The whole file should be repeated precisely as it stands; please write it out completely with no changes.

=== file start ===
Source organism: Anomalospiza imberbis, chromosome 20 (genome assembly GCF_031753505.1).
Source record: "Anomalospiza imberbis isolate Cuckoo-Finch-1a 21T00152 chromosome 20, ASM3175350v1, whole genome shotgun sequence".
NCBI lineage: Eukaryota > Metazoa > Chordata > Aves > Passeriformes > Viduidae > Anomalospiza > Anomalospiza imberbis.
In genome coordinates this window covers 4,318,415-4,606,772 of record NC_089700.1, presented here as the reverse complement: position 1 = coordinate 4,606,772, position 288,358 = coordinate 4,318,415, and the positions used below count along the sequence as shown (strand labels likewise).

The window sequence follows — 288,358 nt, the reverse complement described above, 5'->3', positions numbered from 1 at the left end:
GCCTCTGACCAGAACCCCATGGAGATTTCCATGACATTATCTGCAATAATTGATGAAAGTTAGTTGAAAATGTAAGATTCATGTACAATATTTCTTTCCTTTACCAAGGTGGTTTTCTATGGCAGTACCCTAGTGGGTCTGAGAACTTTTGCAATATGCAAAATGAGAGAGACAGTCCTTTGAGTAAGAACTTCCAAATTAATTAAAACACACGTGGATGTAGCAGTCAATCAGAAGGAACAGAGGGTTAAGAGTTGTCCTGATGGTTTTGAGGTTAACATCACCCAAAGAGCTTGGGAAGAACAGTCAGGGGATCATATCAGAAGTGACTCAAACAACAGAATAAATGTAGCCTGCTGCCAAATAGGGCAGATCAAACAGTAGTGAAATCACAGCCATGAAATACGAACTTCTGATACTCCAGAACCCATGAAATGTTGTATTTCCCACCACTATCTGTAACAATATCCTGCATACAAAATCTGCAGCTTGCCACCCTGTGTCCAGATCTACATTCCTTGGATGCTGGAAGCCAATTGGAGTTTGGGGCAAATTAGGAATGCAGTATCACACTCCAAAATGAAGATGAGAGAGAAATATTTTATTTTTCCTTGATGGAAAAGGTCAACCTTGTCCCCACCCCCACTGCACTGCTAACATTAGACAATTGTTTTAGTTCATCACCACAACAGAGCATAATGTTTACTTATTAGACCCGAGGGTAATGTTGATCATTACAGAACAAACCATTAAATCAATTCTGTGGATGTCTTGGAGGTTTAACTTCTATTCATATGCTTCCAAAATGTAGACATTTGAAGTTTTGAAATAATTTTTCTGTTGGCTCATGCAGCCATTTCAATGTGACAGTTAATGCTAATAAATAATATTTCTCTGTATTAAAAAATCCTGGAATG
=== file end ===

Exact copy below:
Source organism: Anomalospiza imberbis, chromosome 20 (genome assembly GCF_031753505.1).
Source record: "Anomalospiza imberbis isolate Cuckoo-Finch-1a 21T00152 chromosome 20, ASM3175350v1, whole genome shotgun sequence".
NCBI lineage: Eukaryota > Metazoa > Chordata > Aves > Passeriformes > Viduidae > Anomalospiza > Anomalospiza imberbis.
In genome coordinates this window covers 4,318,415-4,606,772 of record NC_089700.1, presented here as the reverse complement: position 1 = coordinate 4,606,772, position 288,358 = coordinate 4,318,415, and the positions used below count along the sequence as shown (strand labels likewise).

The window sequence follows — 288,358 nt, the reverse complement described above, 5'->3', positions numbered from 1 at the left end:
GCCTCTGACCAGAACCCCATGGAGATTTCCATGACATTATCTGCAATAATTGATGAAAGTTAGTTGAAAATGTAAGATTCATGTACAATATTTCTTTCCTTTACCAAGGTGGTTTTCTATGGCAGTACCCTAGTGGGTCTGAGAACTTTTGCAATATGCAAAATGAGAGAGACAGTCCTTTGAGTAAGAACTTCCAAATTAATTAAAACACACGTGGATGTAGCAGTCAATCAGAAGGAACAGAGGGTTAAGAGTTGTCCTGATGGTTTTGAGGTTAACATCACCCAAAGAGCTTGGGAAGAACAGTCAGGGGATCATATCAGAAGTGACTCAAACAACAGAATAAATGTAGCCTGCTGCCAAATAGGGCAGATCAAACAGTAGTGAAATCACAGCCATGAAATACGAACTTCTGATACTCCAGAACCCATGAAATGTTGTATTTCCCACCACTATCTGTAACAATATCCTGCATACAAAATCTGCAGCTTGCCACCCTGTGTCCAGATCTACATTCCTTGGATGCTGGAAGCCAATTGGAGTTTGGGGCAAATTAGGAATGCAGTATCACACTCCAAAATGAAGATGAGAGAGAAATATTTTATTTTTCCTTGATGGAAAAGGTCAACCTTGTCCCCACCCCCACTGCACTGCTAACATTAGACAATTGTTTTAGTTCATCACCACAACAGAGCATAATGTTTACTTATTAGACCCGAGGGTAATGTTGATCATTACAGAACAAACCATTAAATCAATTCTGTGGATGTCTTGGAGGTTTAACTTCTATTCATATGCTTCCAAAATGTAGACATTTGAAGTTTTGAAATAATTTTTCTGTTGGCTCATGCAGCCATTTCAATGTGACAGTTAATGCTAATAAATAATATTTCTCTGTATTAAAAAATCCTGGAATG